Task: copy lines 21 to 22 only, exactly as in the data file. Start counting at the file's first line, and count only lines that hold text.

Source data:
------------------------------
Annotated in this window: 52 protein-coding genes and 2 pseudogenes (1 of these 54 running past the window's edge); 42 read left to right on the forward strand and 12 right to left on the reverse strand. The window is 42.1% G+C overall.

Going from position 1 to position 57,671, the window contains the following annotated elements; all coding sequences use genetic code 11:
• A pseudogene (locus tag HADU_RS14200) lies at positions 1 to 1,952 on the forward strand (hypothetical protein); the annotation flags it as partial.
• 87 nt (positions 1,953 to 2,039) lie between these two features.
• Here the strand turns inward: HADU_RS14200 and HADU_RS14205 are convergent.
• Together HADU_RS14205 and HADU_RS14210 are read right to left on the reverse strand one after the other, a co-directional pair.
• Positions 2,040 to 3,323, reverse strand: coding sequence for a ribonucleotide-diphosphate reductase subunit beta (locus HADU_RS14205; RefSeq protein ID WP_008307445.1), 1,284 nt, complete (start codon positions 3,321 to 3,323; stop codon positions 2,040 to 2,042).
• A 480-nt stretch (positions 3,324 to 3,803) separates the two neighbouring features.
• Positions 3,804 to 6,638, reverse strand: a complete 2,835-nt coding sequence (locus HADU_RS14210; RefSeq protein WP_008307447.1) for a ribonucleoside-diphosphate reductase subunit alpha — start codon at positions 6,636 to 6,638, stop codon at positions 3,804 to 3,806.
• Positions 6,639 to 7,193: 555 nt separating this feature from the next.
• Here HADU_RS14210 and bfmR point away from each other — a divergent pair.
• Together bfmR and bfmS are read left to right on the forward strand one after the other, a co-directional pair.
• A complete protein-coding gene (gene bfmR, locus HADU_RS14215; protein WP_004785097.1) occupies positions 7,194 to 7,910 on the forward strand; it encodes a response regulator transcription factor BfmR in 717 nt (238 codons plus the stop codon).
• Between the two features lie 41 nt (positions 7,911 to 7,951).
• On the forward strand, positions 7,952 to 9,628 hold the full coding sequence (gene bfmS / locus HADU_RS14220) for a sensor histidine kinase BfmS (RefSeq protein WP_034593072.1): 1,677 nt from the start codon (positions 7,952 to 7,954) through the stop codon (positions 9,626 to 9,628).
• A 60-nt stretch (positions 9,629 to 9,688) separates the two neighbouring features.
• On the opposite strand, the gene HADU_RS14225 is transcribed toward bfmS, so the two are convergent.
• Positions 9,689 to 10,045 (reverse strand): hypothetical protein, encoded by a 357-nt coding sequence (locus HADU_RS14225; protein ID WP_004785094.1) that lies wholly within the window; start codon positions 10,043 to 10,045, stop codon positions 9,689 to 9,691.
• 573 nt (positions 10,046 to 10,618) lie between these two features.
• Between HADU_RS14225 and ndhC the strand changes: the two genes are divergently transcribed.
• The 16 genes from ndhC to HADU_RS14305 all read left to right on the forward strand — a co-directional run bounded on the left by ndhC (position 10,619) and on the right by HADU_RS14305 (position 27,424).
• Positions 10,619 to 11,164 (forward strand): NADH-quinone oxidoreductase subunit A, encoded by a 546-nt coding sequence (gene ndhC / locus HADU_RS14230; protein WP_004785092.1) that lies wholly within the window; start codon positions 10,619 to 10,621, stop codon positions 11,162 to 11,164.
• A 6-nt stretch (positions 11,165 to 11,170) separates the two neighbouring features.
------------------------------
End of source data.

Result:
• The 16 genes from ndhC to HADU_RS14305 all read left to right on the forward strand — a co-directional run bounded on the left by ndhC (position 10,619) and on the right by HADU_RS14305 (position 27,424).
• Positions 10,619 to 11,164 (forward strand): NADH-quinone oxidoreductase subunit A, encoded by a 546-nt coding sequence (gene ndhC / locus HADU_RS14230; protein WP_004785092.1) that lies wholly within the window; start codon positions 10,619 to 10,621, stop codon positions 11,162 to 11,164.